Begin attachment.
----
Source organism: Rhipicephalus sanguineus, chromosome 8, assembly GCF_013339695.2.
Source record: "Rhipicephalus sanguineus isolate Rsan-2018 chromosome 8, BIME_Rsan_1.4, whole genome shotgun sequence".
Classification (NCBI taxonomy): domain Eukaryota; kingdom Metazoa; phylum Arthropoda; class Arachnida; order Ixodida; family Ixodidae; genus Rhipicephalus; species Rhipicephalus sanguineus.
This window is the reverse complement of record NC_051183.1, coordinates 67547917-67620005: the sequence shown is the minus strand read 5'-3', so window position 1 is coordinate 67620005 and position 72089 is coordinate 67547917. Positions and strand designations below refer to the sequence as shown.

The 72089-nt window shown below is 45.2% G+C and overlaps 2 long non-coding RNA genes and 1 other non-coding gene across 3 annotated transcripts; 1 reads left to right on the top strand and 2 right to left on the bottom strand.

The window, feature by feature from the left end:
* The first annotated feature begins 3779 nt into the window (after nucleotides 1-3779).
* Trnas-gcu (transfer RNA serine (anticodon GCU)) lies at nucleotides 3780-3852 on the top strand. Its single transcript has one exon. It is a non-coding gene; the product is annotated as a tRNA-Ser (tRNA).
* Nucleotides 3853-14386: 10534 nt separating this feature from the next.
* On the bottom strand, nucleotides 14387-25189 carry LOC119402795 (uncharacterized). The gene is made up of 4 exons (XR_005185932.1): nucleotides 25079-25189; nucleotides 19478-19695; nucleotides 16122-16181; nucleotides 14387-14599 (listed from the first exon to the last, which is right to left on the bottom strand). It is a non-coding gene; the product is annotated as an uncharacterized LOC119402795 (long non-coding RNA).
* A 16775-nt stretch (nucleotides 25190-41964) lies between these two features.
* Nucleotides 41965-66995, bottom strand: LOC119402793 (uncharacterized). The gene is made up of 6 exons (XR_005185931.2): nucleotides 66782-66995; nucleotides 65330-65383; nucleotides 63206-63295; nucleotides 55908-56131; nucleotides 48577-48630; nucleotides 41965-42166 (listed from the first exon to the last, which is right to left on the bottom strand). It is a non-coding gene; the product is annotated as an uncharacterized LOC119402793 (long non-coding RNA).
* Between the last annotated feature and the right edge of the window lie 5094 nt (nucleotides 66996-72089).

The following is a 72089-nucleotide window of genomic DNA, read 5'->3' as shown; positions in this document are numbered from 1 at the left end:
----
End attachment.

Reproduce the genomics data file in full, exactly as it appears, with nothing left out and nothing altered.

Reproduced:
Source organism: Rhipicephalus sanguineus, chromosome 8, assembly GCF_013339695.2.
Source record: "Rhipicephalus sanguineus isolate Rsan-2018 chromosome 8, BIME_Rsan_1.4, whole genome shotgun sequence".
Classification (NCBI taxonomy): domain Eukaryota; kingdom Metazoa; phylum Arthropoda; class Arachnida; order Ixodida; family Ixodidae; genus Rhipicephalus; species Rhipicephalus sanguineus.
This window is the reverse complement of record NC_051183.1, coordinates 67547917-67620005: the sequence shown is the minus strand read 5'-3', so window position 1 is coordinate 67620005 and position 72089 is coordinate 67547917. Positions and strand designations below refer to the sequence as shown.

The 72089-nt window shown below is 45.2% G+C and overlaps 2 long non-coding RNA genes and 1 other non-coding gene across 3 annotated transcripts; 1 reads left to right on the top strand and 2 right to left on the bottom strand.

The window, feature by feature from the left end:
* The first annotated feature begins 3779 nt into the window (after nucleotides 1-3779).
* Trnas-gcu (transfer RNA serine (anticodon GCU)) lies at nucleotides 3780-3852 on the top strand. Its single transcript has one exon. It is a non-coding gene; the product is annotated as a tRNA-Ser (tRNA).
* Nucleotides 3853-14386: 10534 nt separating this feature from the next.
* On the bottom strand, nucleotides 14387-25189 carry LOC119402795 (uncharacterized). The gene is made up of 4 exons (XR_005185932.1): nucleotides 25079-25189; nucleotides 19478-19695; nucleotides 16122-16181; nucleotides 14387-14599 (listed from the first exon to the last, which is right to left on the bottom strand). It is a non-coding gene; the product is annotated as an uncharacterized LOC119402795 (long non-coding RNA).
* A 16775-nt stretch (nucleotides 25190-41964) lies between these two features.
* Nucleotides 41965-66995, bottom strand: LOC119402793 (uncharacterized). The gene is made up of 6 exons (XR_005185931.2): nucleotides 66782-66995; nucleotides 65330-65383; nucleotides 63206-63295; nucleotides 55908-56131; nucleotides 48577-48630; nucleotides 41965-42166 (listed from the first exon to the last, which is right to left on the bottom strand). It is a non-coding gene; the product is annotated as an uncharacterized LOC119402793 (long non-coding RNA).
* Between the last annotated feature and the right edge of the window lie 5094 nt (nucleotides 66996-72089).

The following is a 72089-nucleotide window of genomic DNA, read 5'->3' as shown; positions in this document are numbered from 1 at the left end: